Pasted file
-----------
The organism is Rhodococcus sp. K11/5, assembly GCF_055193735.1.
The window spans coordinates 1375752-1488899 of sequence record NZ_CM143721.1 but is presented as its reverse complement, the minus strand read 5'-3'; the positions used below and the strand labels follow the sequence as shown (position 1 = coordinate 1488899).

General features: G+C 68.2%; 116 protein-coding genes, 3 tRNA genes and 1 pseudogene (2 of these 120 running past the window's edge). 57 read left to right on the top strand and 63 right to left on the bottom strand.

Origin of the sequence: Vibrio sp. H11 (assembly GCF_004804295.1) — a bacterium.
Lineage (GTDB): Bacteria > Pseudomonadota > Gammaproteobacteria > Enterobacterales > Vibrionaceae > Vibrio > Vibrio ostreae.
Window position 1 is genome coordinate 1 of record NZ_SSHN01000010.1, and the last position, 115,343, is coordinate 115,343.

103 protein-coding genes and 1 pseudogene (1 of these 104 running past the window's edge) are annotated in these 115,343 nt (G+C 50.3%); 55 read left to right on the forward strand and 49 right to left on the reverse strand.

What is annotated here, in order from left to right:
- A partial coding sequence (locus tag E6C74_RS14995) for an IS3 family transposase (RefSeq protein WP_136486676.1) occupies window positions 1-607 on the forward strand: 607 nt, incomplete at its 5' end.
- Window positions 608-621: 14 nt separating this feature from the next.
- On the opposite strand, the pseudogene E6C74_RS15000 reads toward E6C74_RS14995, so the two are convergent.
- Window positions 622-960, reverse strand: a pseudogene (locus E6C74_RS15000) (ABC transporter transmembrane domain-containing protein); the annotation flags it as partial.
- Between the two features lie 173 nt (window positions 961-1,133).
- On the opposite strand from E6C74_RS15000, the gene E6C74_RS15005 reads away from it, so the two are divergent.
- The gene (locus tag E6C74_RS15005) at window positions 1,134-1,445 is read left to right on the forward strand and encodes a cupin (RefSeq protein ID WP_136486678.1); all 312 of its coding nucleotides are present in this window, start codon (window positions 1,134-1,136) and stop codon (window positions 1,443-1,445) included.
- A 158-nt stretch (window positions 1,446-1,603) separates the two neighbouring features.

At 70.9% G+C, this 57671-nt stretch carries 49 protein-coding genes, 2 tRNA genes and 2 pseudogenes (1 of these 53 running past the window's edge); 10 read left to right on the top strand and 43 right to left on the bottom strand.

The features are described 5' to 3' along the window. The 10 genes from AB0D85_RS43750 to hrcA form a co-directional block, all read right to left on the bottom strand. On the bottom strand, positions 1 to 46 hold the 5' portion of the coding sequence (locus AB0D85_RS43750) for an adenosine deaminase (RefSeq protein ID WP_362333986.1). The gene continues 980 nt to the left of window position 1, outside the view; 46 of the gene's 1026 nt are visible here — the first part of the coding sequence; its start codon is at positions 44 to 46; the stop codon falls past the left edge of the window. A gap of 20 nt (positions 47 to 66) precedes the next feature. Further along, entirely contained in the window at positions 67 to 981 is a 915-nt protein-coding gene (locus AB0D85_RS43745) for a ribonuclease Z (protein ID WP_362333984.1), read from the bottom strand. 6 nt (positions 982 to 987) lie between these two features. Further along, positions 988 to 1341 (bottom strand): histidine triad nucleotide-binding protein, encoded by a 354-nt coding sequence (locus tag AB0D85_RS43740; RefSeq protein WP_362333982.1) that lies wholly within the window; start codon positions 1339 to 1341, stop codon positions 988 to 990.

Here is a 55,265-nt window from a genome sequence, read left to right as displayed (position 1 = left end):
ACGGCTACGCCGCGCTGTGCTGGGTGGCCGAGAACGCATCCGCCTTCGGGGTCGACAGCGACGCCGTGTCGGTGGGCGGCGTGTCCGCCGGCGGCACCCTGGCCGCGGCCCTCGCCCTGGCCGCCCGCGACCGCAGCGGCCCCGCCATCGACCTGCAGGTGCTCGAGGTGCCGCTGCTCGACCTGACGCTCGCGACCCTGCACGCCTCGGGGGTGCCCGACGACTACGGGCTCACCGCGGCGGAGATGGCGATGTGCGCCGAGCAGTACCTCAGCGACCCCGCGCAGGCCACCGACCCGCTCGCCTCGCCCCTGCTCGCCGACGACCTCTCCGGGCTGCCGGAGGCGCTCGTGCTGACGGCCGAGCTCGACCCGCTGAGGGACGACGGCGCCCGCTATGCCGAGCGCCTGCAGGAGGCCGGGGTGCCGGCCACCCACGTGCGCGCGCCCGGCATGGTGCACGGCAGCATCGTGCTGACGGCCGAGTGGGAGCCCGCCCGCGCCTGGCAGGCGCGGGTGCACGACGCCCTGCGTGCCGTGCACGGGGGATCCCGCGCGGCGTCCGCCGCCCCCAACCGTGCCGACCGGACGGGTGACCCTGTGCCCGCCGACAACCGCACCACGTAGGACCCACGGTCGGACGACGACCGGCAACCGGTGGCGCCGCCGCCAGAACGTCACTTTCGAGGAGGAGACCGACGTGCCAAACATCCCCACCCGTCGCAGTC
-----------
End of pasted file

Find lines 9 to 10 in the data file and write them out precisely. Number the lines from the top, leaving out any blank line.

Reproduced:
- A partial coding sequence (locus tag E6C74_RS14995) for an IS3 family transposase (RefSeq protein WP_136486676.1) occupies window positions 1-607 on the forward strand: 607 nt, incomplete at its 5' end.
- Window positions 608-621: 14 nt separating this feature from the next.